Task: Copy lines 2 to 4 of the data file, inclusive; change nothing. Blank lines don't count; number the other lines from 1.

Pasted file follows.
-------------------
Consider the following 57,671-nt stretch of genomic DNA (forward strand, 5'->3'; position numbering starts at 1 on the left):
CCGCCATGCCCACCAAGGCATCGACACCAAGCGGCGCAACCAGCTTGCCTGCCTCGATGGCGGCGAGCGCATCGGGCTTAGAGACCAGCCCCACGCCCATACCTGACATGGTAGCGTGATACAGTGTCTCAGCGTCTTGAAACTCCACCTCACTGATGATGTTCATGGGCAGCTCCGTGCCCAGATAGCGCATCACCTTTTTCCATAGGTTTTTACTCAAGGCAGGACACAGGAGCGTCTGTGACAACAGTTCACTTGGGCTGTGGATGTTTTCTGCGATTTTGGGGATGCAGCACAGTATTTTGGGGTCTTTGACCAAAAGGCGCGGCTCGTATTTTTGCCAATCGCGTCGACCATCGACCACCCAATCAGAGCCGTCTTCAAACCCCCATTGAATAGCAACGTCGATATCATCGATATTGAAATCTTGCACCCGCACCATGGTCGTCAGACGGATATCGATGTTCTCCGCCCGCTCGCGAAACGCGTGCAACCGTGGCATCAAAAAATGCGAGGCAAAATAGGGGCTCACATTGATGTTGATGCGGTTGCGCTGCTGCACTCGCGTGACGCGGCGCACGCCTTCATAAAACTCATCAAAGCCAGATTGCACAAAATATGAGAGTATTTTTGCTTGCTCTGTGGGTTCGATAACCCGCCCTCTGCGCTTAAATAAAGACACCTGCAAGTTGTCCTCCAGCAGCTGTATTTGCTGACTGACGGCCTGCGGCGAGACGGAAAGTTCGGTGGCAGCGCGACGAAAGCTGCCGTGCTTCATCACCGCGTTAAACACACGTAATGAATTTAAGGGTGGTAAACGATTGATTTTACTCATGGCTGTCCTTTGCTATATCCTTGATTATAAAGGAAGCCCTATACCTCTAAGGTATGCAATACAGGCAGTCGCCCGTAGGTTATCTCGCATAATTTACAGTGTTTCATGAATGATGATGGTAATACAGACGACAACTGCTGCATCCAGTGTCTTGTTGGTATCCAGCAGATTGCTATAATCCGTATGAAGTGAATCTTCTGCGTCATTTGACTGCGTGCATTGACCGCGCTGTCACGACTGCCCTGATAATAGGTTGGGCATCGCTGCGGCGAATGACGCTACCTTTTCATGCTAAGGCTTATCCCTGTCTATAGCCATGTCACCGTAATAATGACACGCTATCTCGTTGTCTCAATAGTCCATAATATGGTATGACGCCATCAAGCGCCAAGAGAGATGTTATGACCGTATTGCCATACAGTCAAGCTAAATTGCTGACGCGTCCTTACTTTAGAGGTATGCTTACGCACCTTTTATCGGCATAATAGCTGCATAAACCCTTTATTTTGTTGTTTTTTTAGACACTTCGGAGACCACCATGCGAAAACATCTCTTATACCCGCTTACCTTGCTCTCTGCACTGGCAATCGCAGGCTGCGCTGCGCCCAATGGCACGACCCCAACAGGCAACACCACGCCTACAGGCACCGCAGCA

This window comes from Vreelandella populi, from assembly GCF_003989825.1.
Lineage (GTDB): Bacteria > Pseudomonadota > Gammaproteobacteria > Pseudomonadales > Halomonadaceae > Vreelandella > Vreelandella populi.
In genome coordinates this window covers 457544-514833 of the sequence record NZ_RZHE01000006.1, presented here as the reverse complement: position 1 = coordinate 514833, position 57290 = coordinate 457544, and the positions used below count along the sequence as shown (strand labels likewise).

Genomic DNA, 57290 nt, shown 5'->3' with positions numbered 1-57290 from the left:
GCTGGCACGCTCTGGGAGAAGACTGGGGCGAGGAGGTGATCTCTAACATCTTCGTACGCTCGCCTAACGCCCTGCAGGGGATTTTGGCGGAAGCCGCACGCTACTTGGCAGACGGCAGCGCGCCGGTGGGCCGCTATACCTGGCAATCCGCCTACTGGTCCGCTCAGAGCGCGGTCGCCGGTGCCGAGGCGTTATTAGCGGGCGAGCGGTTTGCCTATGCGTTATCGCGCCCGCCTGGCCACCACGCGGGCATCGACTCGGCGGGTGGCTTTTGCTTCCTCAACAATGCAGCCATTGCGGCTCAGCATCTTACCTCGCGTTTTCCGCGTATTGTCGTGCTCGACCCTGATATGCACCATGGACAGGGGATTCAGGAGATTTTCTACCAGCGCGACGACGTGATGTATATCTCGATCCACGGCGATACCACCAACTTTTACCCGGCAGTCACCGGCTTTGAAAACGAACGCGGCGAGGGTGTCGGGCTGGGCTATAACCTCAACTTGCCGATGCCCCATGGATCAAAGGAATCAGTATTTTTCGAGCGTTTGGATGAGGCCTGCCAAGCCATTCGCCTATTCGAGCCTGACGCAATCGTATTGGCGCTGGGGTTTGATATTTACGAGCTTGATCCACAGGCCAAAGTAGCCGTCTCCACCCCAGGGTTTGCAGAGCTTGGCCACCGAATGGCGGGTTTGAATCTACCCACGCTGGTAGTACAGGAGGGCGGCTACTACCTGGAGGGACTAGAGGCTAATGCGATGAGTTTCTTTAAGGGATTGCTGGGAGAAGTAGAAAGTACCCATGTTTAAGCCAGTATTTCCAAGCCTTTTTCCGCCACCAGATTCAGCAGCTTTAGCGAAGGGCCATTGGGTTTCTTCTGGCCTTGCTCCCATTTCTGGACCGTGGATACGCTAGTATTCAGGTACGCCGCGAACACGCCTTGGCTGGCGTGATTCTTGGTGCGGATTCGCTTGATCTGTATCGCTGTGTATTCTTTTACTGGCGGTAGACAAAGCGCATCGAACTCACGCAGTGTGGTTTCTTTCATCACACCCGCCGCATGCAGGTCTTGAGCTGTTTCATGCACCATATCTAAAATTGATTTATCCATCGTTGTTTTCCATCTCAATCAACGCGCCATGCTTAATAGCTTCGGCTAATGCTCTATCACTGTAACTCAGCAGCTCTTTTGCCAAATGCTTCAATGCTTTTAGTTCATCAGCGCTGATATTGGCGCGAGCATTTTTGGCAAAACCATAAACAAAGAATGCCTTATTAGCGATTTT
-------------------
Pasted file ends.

CCGCCATGCCCACCAAGGCATCGACACCAAGCGGCGCAACCAGCTTGCCTGCCTCGATGGCGGCGAGCGCATCGGGCTTAGAGACCAGCCCCACGCCCATACCTGACATGGTAGCGTGATACAGTGTCTCAGCGTCTTGAAACTCCACCTCACTGATGATGTTCATGGGCAGCTCCGTGCCCAGATAGCGCATCACCTTTTTCCATAGGTTTTTACTCAAGGCAGGACACAGGAGCGTCTGTGACAACAGTTCACTTGGGCTGTGGATGTTTTCTGCGATTTTGGGGATGCAGCACAGTATTTTGGGGTCTTTGACCAAAAGGCGCGGCTCGTATTTTTGCCAATCGCGTCGACCATCGACCACCCAATCAGAGCCGTCTTCAAACCCCCATTGAATAGCAACGTCGATATCATCGATATTGAAATCTTGCACCCGCACCATGGTCGTCAGACGGATATCGATGTTCTCCGCCCGCTCGCGAAACGCGTGCAACCGTGGCATCAAAAAATGCGAGGCAAAATAGGGGCTCACATTGATGTTGATGCGGTTGCGCTGCTGCACTCGCGTGACGCGGCGCACGCCTTCATAAAACTCATCAAAGCCAGATTGCACAAAATATGAGAGTATTTTTGCTTGCTCTGTGGGTTCGATAACCCGCCCTCTGCGCTTAAATAAAGACACCTGCAAGTTGTCCTCCAGCAGCTGTATTTGCTGACTGACGGCCTGCGGCGAGACGGAAAGTTCGGTGGCAGCGCGACGAAAGCTGCCGTGCTTCATCACCGCGTTAAACACACGTAATGAATTTAAGGGTGGTAAACGATTGATTTTACTCATGGCTGTCCTTTGCTATATCCTTGATTATAAAGGAAGCCCTATACCTCTAAGGTATGCAATACAGGCAGTCGCCCGTAGGTTATCTCGCATAATTTACAGTGTTTCATGAATGATGATGGTAATACAGACGACAACTGCTGCATCCAGTGTCTTGTTGGTATCCAGCAGATTGCTATAATCCGTATGAAGTGAATCTTCTGCGTCATTTGACTGCGTGCATTGACCGCGCTGTCACGACTGCCCTGATAATAGGTTGGGCATCGCTGCGGCGAATGACGCTACCTTTTCATGCTAAGGCTTATCCCTGTCTATAGCCATGTCACCGTAATAATGACACGCTATCTCGTTGTCTCAATAGTCCATAATATGGTATGACGCCATCAAGCGCCAAGAGAGATGTTATGACCGTATTGCCATACAGTCAAGCTAAATTGCTGACGCGTCCTTACTTTAGAGGTATGCTTACGCACCTTTTATCGGCATAATAGCTGCATAAACCCTTTATTTTGTTGTTTTTTTAGACACTTCGGAGACCACCATGCGAAAACATCTCTTATACCCGCTTACCTTGCTCTCTGCACTGGCAATCGCAGGCTGCGCTGCGCCCAATGGCACGACCCCAACAGGCAACACCACGCCTACAGGCACCGCAGCA

This window comes from Vreelandella populi, from assembly GCF_003989825.1.
Lineage (GTDB): Bacteria > Pseudomonadota > Gammaproteobacteria > Pseudomonadales > Halomonadaceae > Vreelandella > Vreelandella populi.